- Associated Press - Tuesday, February 16, 2016

PHOENIX (AP) - The Arizona House on Tuesday unanimously passed legislation restoring most cuts made to high school career and technical education programs last year, but House members sent a message to the Senate that they weren’t pleased with how the restoration bill was handled.

The 60-0 vote by the House included a Legislative intent clause that memorialized the back-and-forth history of the legislation, and included the names of 56 of 60 House members. They also added back in another $1 million in funding, meaning the bill now restores $29 million of the $30 million in cuts made last year that had been set to take effect on July 1.

Senate President Andy Biggs called the House action to include the names of its members in permanent law baffling.

“I just found myself laughing and shaking my head,” Biggs said as he barely contained his chuckles. “What do you say?

“I guess there’s only 56 names here, it looks like they left off four. So forever enshrined in Title 15 will be 56 state (representatives). And those (four) people, they’ll say to their kids, I don’t know why they left me off.”

Biggs said the Senate will act immediately on Senate Bill 1525 and send it to Gov. Doug Ducey for his promised signature.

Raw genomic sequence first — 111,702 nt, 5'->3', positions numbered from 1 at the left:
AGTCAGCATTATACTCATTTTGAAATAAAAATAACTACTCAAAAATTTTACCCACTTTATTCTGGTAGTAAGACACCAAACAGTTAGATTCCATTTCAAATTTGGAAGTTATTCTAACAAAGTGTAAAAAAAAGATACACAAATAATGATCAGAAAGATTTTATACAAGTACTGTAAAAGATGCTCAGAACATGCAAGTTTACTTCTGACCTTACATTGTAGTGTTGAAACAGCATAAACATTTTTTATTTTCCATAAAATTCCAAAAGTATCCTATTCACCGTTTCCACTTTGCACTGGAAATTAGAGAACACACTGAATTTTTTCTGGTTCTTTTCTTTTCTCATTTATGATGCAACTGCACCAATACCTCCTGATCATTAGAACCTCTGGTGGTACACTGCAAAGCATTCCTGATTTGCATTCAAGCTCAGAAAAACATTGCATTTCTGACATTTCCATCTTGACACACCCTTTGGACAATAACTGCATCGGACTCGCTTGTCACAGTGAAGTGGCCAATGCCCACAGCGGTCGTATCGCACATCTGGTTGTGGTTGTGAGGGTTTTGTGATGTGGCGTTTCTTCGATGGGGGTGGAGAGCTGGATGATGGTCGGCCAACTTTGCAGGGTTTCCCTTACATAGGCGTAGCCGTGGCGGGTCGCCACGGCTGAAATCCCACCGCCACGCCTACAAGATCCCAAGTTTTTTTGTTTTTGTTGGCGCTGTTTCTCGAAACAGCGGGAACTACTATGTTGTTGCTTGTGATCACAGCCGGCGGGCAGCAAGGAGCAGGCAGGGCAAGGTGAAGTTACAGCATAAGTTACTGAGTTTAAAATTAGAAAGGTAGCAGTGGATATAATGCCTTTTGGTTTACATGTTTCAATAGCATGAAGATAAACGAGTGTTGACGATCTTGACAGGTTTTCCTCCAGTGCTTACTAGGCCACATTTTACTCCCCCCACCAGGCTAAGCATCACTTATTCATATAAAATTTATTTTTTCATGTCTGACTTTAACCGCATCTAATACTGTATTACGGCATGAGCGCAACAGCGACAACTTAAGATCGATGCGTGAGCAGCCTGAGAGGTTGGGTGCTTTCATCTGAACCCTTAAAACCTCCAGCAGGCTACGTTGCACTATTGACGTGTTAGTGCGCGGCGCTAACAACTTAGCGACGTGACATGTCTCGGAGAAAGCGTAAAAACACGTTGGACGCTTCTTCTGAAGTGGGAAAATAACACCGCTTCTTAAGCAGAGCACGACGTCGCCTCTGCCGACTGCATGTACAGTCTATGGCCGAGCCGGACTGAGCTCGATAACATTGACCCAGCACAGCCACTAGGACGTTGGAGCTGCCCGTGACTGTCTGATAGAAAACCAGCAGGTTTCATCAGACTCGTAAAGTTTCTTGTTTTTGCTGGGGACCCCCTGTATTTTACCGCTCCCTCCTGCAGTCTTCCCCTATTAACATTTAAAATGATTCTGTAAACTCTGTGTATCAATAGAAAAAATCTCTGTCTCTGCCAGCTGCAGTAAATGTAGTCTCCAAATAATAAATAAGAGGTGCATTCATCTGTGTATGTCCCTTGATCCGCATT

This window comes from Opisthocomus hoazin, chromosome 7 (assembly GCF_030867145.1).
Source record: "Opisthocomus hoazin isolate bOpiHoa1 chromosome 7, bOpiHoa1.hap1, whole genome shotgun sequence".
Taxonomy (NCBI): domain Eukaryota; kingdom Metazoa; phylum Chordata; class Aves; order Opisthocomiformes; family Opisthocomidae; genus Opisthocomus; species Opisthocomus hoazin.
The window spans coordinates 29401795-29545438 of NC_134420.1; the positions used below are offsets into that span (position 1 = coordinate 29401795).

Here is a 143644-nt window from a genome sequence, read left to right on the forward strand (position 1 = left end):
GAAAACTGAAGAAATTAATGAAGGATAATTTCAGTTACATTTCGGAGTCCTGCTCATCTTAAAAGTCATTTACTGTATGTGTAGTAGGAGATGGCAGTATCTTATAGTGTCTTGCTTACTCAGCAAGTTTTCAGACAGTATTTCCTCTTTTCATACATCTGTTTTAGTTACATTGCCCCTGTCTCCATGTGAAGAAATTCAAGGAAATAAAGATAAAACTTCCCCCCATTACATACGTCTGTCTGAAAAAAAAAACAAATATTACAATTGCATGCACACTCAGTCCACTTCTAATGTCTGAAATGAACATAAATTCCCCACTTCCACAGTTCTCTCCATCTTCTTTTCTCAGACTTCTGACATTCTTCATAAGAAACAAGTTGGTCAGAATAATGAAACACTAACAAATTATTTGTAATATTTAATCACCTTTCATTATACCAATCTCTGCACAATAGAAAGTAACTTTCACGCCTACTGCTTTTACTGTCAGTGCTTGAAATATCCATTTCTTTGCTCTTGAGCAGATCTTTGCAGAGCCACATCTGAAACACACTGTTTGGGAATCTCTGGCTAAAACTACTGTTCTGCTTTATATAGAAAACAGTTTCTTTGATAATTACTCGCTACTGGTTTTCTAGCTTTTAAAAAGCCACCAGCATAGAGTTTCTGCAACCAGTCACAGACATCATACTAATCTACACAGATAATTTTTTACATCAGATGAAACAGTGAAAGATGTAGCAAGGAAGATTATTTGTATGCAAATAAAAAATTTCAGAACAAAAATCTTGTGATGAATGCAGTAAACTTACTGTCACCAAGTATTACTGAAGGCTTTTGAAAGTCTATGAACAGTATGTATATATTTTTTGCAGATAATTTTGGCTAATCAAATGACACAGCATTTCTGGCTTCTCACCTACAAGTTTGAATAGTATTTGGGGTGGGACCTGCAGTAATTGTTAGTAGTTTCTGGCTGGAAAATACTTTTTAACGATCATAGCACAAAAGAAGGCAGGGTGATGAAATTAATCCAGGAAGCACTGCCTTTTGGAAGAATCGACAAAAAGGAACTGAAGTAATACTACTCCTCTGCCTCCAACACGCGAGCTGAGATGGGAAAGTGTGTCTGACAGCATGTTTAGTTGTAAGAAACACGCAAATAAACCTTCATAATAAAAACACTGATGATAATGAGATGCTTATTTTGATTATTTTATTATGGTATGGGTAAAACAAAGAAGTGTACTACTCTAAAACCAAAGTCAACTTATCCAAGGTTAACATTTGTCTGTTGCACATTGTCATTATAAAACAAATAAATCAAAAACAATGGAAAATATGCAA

“At some point silly must end, and maturity must take over,” Biggs said.

House Speaker Pro Tem Bob Robson, R-Chandler, said there was nothing silly about the House tacking a two-page legislative intent clause onto the bill.

“Quite candidly, we moved the bill expeditiously through this body, got it over to the Senate and the Senate did what the Senate did,” Robson said. “And the House members felt that they needed to be heard.”

Both chambers introduced identical legislation nearly two weeks ago, and the House passed its version early last week. The Senate was prepared to take up a bill Wednesday, but Gov. Doug Ducey called for a halt to consult with Biggs and House Speaker David Gowan to ensure a balanced budget was still planned even with the new technical education spending.

Biggs then put the Senate version of the bill up for a vote Thursday with an amendment and it passed unanimously. But using the Senate version angered House members who thought they deserved credit by having their bill sent to Ducey.

Lost in the legislative antics was the urgent intent of the bill to restore nearly half the $70 million a year appropriated to the 14 Joint Technical Education Districts. Losing the $30 million could have forced many of the districts to shutter classes or eventually close altogether.

The districts provide training to high school students who are headed to college, providing auto mechanics, welding, nursing and other technical education classes.

Robson said the House wanted it to be clear where it stood.

“An intent clause basically spells out the intent of the body and the intent of the body is what it was and that’s what was said,” Robson said.

Biggs wasn’t buying it, saying the Senate’s focus has been on restoring the funding and won’t play games.

“That’s what we’ve been focusing on, and been baffled and entertained somewhat,” he said. “But we’re not going to try to lower the prestige of this institution. We’re going to try to raise it and continue to do what we should do.”

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